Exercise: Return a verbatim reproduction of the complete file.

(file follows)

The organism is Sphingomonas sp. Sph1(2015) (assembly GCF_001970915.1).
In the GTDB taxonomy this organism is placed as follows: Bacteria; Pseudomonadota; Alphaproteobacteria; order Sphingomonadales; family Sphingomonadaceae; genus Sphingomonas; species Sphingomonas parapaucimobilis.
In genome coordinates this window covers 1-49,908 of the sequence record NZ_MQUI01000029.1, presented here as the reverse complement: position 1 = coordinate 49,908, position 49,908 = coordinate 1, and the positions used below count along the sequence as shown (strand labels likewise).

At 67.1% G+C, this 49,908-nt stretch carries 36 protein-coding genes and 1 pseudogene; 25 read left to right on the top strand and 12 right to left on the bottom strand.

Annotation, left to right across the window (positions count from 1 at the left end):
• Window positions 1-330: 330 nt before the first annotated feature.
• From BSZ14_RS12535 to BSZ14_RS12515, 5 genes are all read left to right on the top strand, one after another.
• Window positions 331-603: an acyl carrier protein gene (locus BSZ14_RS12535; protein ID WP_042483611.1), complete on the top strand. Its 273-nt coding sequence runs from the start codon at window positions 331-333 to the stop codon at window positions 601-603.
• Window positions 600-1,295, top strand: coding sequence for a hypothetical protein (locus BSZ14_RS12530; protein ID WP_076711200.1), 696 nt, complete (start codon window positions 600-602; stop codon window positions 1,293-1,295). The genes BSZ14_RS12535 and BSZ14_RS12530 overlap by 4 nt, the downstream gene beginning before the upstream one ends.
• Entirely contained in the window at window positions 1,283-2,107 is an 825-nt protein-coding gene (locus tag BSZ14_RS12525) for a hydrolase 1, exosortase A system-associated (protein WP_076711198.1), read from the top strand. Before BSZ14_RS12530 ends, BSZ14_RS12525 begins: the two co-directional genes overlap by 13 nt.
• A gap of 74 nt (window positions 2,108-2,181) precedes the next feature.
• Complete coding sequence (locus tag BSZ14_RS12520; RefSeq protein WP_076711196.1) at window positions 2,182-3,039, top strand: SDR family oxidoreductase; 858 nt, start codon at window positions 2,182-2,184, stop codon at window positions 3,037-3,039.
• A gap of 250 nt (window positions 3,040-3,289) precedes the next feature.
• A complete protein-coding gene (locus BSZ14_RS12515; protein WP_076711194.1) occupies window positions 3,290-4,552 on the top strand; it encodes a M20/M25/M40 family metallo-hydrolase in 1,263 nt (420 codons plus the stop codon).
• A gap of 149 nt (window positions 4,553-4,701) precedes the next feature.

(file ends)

The organism is Sphingomonas sp. Sph1(2015) (assembly GCF_001970915.1).
In the GTDB taxonomy this organism is placed as follows: Bacteria; Pseudomonadota; Alphaproteobacteria; order Sphingomonadales; family Sphingomonadaceae; genus Sphingomonas; species Sphingomonas parapaucimobilis.
In genome coordinates this window covers 1-49,908 of the sequence record NZ_MQUI01000029.1, presented here as the reverse complement: position 1 = coordinate 49,908, position 49,908 = coordinate 1, and the positions used below count along the sequence as shown (strand labels likewise).

At 67.1% G+C, this 49,908-nt stretch carries 36 protein-coding genes and 1 pseudogene; 25 read left to right on the top strand and 12 right to left on the bottom strand.

Annotation, left to right across the window (positions count from 1 at the left end):
• Window positions 1-330: 330 nt before the first annotated feature.
• From BSZ14_RS12535 to BSZ14_RS12515, 5 genes are all read left to right on the top strand, one after another.
• Window positions 331-603: an acyl carrier protein gene (locus BSZ14_RS12535; protein ID WP_042483611.1), complete on the top strand. Its 273-nt coding sequence runs from the start codon at window positions 331-333 to the stop codon at window positions 601-603.
• Window positions 600-1,295, top strand: coding sequence for a hypothetical protein (locus BSZ14_RS12530; protein ID WP_076711200.1), 696 nt, complete (start codon window positions 600-602; stop codon window positions 1,293-1,295). The genes BSZ14_RS12535 and BSZ14_RS12530 overlap by 4 nt, the downstream gene beginning before the upstream one ends.
• Entirely contained in the window at window positions 1,283-2,107 is an 825-nt protein-coding gene (locus tag BSZ14_RS12525) for a hydrolase 1, exosortase A system-associated (protein WP_076711198.1), read from the top strand. Before BSZ14_RS12530 ends, BSZ14_RS12525 begins: the two co-directional genes overlap by 13 nt.
• A gap of 74 nt (window positions 2,108-2,181) precedes the next feature.
• Complete coding sequence (locus tag BSZ14_RS12520; RefSeq protein WP_076711196.1) at window positions 2,182-3,039, top strand: SDR family oxidoreductase; 858 nt, start codon at window positions 2,182-2,184, stop codon at window positions 3,037-3,039.
• A gap of 250 nt (window positions 3,040-3,289) precedes the next feature.
• A complete protein-coding gene (locus BSZ14_RS12515; protein WP_076711194.1) occupies window positions 3,290-4,552 on the top strand; it encodes a M20/M25/M40 family metallo-hydrolase in 1,263 nt (420 codons plus the stop codon).
• A gap of 149 nt (window positions 4,553-4,701) precedes the next feature.